21 February 2010

PE Half-day Otarumi Classic a.k.a. BARABARA JITENSHA JIKEN !!

Thanks everyone for joining this morning's ride & thanks MOB for having organized/coordinated this !

Screwed up the self-timer...apologies!! MOB, hope yours turned out OK....
("Framed version" of this pic here)

20 February 2010

Saturday Ride

Shin-Yokohama, 06:30 AM
White frost and vapor from the river

END Atami Station, 05:30 AM
Mission accomplished

Will blog more tomorrow, but my body starts to fail me.

19 February 2010

Officially Approved Italian Reststop

Dr. Florian and me, elected members of the Positivo Espresso - Nutrition Inspection Service (PE - NIS) paid a visit yesterday night to Amoroso, an Italian joint close to Ichigaya which was recommended by a team mate who had there "probably the best dinner of all year (2009)".

It took a while until I finally could found a person and an occassion worthy enough the spend big Yen at this restaurant.

The inspection went without problems. Apart from the food (we opted for wild boar, among others) which was excellent, the highlight of the evening was when diretorre Maeda went deep into his refrigerating hall and came back with a vintage bottle of Bitburger Pils (2009) beer from Germany. I nice change after approximately 20 different red and white wines.

And we are glad to announce that we have now a viable alternative to 7-Elevens at least in the area around Ichigaya, on almost every day of the week after 18.30hr. Provided you make a reservation at least one week in advance.

Finally a post in the tradition of Japanese cycling blog sites where more photos of food than of cycles can be seen.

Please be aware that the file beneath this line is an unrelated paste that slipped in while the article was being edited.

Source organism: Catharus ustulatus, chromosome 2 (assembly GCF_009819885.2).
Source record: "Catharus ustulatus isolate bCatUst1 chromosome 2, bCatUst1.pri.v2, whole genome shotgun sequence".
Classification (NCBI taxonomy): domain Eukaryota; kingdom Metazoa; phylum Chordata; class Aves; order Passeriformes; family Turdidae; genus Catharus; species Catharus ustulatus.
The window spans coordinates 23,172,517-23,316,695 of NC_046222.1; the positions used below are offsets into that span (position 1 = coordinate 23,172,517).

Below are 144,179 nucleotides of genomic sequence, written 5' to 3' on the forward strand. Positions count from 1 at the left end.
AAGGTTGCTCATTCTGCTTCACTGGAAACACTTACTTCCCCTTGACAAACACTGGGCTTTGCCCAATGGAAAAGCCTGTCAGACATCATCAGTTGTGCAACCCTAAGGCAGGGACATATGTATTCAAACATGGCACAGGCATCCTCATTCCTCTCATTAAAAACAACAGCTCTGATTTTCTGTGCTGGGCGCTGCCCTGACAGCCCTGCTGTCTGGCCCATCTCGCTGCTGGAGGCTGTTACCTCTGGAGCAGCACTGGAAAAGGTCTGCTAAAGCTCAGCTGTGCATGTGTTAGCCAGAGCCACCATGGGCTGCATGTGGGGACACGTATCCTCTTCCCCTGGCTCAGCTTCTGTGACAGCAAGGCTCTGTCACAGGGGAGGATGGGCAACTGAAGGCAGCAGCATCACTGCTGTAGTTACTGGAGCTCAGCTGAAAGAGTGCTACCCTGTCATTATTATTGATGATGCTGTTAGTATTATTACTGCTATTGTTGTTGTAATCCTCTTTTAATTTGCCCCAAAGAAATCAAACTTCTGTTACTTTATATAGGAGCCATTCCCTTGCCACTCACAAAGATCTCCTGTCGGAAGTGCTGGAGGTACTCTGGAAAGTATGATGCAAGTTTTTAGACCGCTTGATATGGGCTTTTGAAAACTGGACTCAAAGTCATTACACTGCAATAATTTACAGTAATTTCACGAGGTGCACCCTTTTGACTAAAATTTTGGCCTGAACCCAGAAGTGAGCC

18 February 2010

Sunday Feb 21st Classic Ride

I am thinking about doing the classic Ebisu - Tamagawa - Otarumi (Takao) - Tsukui North Lake - Tank Road -Onekan - Tamagawa - Ebisu ride this Sunday.

07:00 000 km Start Ebisu
07:30 010 km Meeting Point 1 : David House
08:00 020 km Meeting Point 2 : Tamagawaharabridge [Fumiki, James and me will join here]
09:15 048 km Rest Stop : Takao 7-Eleven
10:00 056 km Finish Climb HC Otarumi Time Trial
11:00 083 km Rest Stop 7-Eleven
12:00 103 km Split at Tamagawaharabashi
12:30 113 km Split at David House
13:00 123 km End at Ebisu

So 123 km loop from Ebisu, 103 km loop from Davids house and about 119 km loop from Yokohama roughly. 650m elevation up. Not sure about times before Tamagawaharabashi, I guess James, Michael and Dominic know much better how much time is required.

As this is the classic Sunday ride, I entered it at Mapmyride here.
Please let me know who is it interested to join.

14 February 2010

The Cycling Tokyo Gaikan [外環]

We skipped the Izu tour scheduled for Saturday due to the poor weather and instead opted for a ride in the flat floodlands of Tokyo today.

I left the house at 6:11 AM when it was still bitter cold and dark. I guess my Ciclo HAC4 cycling computer cannot display temperatures less than 0 degrees although manufacturer specs are indicating up to minus 19 degrees.
But it certainly felt less than 0 and it reminded me to check up one of the blogs I haven't checked for along while: Up in Alaska.

I choose my toasty Assos Fugu jacket plus the new Gore winter gloves with double inner linings.
Moreover, due to the heavy rain and snowfall on Saturday, the road was still wet and there were icy spots .... everywhere.
I rode carefully to the Rendezvous Spot at Tamagawahara Bashi when I saw some riders coming from the opposite direction. Later, when home, I learned from Toms blog that it was him and his Vlaams buddies on the way to Miura Hanto. Our ride would have been a nice one for Tom as well, I felt afterwards a little bit sorry that we didn't invited him to join us.
I met Fumiki, the Japanese rider who helped me out with my flat tire on the way down from Kobu Tunnel some weeks ago and Ludwig on time and we made good speed along the Tamagawa despite the ice. We were double careful in the corners and one time we had to move on the grass as the full width of the road was ice on top of some water poodles. But we managed well. The mountains of Okutama looked spectacular today, all in white and even mount Fuji was partly visible in the back. After a first stop in Ome we continued along some roads through Irima until we made it to the cycling path along Irimakawa. And after another break we were then on the Arakawa cycling path. Meanwhile it had become rather warm and I was sweating in my Fugu jacket and gloves.